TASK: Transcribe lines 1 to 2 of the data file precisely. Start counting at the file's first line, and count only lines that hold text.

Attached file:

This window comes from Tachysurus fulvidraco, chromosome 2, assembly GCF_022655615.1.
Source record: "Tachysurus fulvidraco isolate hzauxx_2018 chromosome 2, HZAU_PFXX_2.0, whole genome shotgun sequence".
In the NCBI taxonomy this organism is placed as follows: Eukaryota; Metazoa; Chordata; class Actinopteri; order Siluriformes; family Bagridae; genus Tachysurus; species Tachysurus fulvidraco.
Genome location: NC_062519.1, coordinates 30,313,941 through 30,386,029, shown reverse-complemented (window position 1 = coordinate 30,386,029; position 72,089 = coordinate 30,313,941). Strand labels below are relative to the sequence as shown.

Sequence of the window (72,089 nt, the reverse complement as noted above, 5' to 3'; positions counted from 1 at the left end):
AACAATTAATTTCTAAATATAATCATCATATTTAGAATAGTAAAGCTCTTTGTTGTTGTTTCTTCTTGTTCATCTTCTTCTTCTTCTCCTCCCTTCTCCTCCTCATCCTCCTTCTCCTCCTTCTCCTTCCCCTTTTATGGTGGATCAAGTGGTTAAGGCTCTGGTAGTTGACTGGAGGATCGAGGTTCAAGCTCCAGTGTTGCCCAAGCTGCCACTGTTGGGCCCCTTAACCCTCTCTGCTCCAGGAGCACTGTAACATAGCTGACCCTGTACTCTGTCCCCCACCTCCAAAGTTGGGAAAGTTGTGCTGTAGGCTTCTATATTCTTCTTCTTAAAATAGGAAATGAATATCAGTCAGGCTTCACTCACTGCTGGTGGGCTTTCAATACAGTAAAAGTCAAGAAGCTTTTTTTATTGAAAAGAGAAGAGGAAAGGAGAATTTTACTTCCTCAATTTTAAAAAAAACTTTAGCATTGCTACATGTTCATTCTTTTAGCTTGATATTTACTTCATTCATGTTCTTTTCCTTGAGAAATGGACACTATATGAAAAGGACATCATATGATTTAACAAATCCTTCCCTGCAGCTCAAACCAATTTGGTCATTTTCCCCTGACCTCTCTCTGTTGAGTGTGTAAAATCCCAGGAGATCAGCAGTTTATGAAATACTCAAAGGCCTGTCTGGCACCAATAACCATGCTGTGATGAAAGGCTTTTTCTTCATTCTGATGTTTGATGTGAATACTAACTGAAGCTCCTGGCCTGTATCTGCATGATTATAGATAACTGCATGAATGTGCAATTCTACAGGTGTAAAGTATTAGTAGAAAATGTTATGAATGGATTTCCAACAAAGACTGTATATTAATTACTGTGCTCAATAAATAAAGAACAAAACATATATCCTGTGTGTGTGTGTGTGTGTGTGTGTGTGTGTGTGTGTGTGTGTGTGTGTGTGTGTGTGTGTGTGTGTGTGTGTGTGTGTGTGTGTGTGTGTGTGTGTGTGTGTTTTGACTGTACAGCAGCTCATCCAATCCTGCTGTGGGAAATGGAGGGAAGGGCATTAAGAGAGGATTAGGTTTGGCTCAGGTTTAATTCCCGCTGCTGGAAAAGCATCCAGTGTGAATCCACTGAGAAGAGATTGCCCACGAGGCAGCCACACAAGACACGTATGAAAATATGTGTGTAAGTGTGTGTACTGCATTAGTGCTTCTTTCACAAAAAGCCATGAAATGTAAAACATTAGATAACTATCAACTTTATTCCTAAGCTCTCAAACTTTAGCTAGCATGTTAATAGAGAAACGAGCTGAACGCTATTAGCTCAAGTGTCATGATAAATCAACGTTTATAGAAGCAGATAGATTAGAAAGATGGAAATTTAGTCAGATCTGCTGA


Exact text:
This window comes from Tachysurus fulvidraco, chromosome 2, assembly GCF_022655615.1.
Source record: "Tachysurus fulvidraco isolate hzauxx_2018 chromosome 2, HZAU_PFXX_2.0, whole genome shotgun sequence".